Property investment: Fairways to HeavenPosted on: 17 August 2010 by Mark O'haire
Luxury tee-and-green real estate is synonymous with the world’s elite golfing Meccas. But now a new breed of resort courses is challenging the fairway status quo. Laura Henderson reports.
Rank outsider Louis Oosthuizen’s seven-stroke victory at the St Andrews Open is an inspiring testament to the potential of new blood; a ‘next generation’ shake-up that is currently also being played out in the competitive world of golf real estate. The last two decades have seen stellar growth in the take up of the sport, with an estimated 56m players worldwide and predictions of a further tenfold increase in numbers over the next five years. Property developers, not surprisingly, are tapping into this investor pool, intent not only on meeting course design challenges, but also in harnessing new ways to promote luxury greenside living.
“Golfers represent an enticing marketing demographic,” explains sports branding expert Michael White, “with a growing percentage of younger, affluent players hitting the greens and adding a hip, youthful spin to what has traditionally been silver market territory.”
"Golf property also provides a double whammy of financial yields and pleasure,” adds Steven Taylor of Premier Resorts, “although investors these days expect more than just the course, with a new breed of golf-centric second-home locations offering enticing ancillary benefits to would-be owners.”
So where are the new places to stay and play?
Already a hands-on course designer, Jack Nicklaus has wisely encouraged South Africa to flex its golf prowess as a contender to US and European hotspots like Florida, the UK and Portugal. Stretching from Cape Town to Port Elizabeth, the Garden Route’s emerald circuit of courses such as Goose Valley and Pinnacle Point is pooling new investors keen to sample an alternative golf experience.
Head to the eastern head of Knysna and Pezula Resort has notched up celebrity buy-in from sporting legends such as Roger Federer and British Open champion Nick Price. Perched on a cliff top with stunning views of the Indian Ocean, the resort’s par 72, Scottish links style course offers breathtaking views over Knynsa Lagoon with dramatic holes built in breach of the cliffs. The community centrepiece is a five-star hotel-with spa, gym, sauna and steam room, designed with an emphasis on environmental sustainability. Property is low-density build, covering just 15 per cent of the estate. ‘Plot and plan’ lots range between 2,500sqm and 10,000sqm and start from just £145,000.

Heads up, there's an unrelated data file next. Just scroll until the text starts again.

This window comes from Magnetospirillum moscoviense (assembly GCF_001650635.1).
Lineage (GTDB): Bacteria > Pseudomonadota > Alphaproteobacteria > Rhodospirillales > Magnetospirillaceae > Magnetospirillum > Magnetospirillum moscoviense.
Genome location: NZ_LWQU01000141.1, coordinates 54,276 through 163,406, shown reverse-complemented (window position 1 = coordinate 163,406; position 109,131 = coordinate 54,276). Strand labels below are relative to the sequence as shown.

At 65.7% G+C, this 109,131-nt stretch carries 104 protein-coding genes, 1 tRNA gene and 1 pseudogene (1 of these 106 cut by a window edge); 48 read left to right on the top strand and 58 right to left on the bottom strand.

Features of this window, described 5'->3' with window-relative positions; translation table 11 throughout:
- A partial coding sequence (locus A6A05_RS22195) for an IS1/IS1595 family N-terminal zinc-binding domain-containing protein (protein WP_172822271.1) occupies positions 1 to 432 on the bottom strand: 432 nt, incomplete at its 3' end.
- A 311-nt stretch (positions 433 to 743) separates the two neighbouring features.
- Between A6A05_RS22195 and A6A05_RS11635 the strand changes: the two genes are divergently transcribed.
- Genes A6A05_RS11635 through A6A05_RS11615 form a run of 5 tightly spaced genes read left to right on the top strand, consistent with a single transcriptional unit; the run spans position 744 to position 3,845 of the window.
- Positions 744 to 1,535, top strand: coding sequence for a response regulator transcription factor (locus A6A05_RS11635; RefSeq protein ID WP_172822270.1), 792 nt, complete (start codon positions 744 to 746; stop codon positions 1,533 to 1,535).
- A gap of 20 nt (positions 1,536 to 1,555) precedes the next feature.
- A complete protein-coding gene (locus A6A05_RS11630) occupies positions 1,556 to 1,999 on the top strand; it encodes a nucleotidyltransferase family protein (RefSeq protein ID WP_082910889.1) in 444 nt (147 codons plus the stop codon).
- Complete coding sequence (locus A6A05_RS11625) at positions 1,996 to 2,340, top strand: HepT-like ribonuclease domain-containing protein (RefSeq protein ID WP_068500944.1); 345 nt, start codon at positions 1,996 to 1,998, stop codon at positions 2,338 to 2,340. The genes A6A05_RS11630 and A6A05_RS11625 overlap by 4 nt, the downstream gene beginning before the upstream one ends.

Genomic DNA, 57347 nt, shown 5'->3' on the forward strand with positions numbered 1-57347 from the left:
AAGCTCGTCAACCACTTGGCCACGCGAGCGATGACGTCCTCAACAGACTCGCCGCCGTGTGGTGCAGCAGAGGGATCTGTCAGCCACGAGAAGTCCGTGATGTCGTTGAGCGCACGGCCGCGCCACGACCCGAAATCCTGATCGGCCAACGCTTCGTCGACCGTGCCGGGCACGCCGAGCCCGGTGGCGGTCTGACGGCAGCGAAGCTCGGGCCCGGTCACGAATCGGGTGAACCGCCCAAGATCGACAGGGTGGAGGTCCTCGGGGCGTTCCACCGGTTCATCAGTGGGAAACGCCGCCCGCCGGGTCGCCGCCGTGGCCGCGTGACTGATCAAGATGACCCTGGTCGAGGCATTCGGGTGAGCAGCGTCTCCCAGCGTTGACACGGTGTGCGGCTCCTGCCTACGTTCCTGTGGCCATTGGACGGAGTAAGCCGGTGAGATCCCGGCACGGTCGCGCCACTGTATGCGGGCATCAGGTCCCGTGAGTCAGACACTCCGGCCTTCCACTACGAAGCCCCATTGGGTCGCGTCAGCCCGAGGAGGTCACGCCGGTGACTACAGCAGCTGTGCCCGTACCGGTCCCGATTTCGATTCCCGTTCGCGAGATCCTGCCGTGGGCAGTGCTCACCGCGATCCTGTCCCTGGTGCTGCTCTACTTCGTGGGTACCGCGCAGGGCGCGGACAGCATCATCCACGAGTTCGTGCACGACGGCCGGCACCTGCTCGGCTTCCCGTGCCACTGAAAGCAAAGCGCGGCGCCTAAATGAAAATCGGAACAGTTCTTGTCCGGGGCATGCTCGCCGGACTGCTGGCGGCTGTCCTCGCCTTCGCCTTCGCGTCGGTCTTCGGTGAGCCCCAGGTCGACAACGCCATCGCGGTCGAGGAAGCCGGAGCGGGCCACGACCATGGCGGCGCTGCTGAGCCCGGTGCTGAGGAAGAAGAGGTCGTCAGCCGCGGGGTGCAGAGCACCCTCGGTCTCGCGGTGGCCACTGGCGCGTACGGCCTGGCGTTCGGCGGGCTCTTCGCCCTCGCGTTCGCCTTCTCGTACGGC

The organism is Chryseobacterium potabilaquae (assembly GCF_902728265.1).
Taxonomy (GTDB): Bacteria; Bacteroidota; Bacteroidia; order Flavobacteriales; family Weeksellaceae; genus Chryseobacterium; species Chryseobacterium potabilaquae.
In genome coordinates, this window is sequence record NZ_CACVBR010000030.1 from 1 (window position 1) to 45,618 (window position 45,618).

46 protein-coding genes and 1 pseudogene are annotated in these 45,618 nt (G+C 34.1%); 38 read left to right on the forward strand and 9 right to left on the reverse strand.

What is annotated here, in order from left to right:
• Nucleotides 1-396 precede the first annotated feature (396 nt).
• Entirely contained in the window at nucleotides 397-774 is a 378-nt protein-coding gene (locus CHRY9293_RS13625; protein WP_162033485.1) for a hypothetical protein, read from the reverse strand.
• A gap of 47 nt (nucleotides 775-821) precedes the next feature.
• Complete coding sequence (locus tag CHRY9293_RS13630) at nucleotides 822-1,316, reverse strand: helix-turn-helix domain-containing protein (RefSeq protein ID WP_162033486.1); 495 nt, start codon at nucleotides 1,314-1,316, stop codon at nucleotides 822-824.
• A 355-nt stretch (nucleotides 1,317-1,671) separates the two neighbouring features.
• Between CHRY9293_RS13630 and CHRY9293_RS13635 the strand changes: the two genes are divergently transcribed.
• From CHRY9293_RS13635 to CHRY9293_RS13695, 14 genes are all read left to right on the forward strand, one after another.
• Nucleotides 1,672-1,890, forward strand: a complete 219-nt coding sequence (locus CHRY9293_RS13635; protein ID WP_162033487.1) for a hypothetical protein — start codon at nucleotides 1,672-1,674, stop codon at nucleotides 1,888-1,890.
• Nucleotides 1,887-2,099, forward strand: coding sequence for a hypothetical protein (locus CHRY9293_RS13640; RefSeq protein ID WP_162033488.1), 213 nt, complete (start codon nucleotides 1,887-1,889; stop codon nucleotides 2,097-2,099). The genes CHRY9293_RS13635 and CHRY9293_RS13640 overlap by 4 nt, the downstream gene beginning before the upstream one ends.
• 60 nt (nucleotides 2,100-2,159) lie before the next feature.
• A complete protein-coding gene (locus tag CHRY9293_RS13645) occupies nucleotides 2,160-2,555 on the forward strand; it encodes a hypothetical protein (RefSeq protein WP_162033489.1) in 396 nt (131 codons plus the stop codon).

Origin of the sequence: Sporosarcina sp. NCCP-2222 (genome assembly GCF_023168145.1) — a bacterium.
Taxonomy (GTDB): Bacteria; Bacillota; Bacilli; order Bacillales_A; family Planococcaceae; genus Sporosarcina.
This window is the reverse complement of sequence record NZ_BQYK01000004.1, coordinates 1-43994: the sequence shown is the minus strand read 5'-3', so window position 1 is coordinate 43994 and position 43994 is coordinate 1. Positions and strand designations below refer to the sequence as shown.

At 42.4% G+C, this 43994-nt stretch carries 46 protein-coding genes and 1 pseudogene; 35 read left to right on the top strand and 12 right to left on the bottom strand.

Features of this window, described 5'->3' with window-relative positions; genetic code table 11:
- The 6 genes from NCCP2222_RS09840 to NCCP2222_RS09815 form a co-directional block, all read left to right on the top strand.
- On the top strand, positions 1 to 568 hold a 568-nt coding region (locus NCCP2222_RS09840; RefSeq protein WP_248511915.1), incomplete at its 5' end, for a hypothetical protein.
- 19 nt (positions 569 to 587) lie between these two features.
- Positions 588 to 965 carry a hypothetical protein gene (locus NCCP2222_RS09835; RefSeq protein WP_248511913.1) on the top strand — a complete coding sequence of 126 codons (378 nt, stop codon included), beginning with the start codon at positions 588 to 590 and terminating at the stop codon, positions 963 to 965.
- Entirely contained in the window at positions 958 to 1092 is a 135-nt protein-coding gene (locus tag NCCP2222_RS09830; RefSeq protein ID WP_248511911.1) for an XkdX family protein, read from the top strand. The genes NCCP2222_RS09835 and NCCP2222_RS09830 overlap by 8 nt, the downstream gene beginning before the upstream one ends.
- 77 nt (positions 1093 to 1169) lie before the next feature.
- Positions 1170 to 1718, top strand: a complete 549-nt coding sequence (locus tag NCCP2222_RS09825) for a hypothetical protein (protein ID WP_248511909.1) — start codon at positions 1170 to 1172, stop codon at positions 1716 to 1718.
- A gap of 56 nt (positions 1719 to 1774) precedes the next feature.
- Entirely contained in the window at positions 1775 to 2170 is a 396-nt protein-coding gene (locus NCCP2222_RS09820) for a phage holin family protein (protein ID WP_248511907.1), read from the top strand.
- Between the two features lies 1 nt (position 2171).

- Don’t buy too near the fairway. You want views, but not if it means being woken up by a dawn chorus of lawnmowers. Take note of the width of the greens and the distance of the houses from the tee boxes. Play the course to see where the balls land and golfers congregate.
- Play a resort course several times – it has to be sufficiently challenging to hold your interest in the years to come. Find out if there are plans to change the course layout or expand facilities and check if owners get reciprocal privileges at neighbouring courses.
- Get to know fellow residents before signing on the dotted line. If you don’t click with your neighbours, you may find your holiday social life distinctly under par. Make sure there are sufficient leisure attractions to keep non-golfing family members occupied.
- Fee structures vary from resort to resort, so check the small print. Common extras include community and service charges, club membership fees, social fees and joining fees. Some resorts throw in golf membership for a fixed period, others, it’s a pay-as-you-go set-up.
- Rental income is a great way to offset the costs of a second home, but be realistic about how many months of the year you can feasibly do this for. If you’re planning to rent your home during peak season, you’ll have to consider alternate ‘shoulder periods’ for your own use.
- Deed restrictions are notoriously strict in golf communities, so make sure you fully understand the rules – these will likely cover everything from your property’s hedge height to barbecue curfew times. The same applies to golf course protocol. Is it open year-round? Do guests have to pay to use? Rules are there to help maintain the value of your property, but you need to be able to live with them..
One-hour’s drive from Cape Town, Arabella Country Estate in Sandtown Bay, has the unique distinction of being located next to protected wetlands as well as being one of the world’s few remaining roaming grounds for wild horses. A classic 18-hole Peter Matkovich Championship golf course complements the windswept scenery. Wending its way through indigenous fynbos, the course is ranked by SA Golfer magazine as South Africa’s number two. Spectacular split-level designer homes feature organic marble, sandstone and slate with expansive roof areas, private pools and gardens. Three-bed fairway villas with private pool, golf and spa membership are selling for £300,000 with Eagle Eye.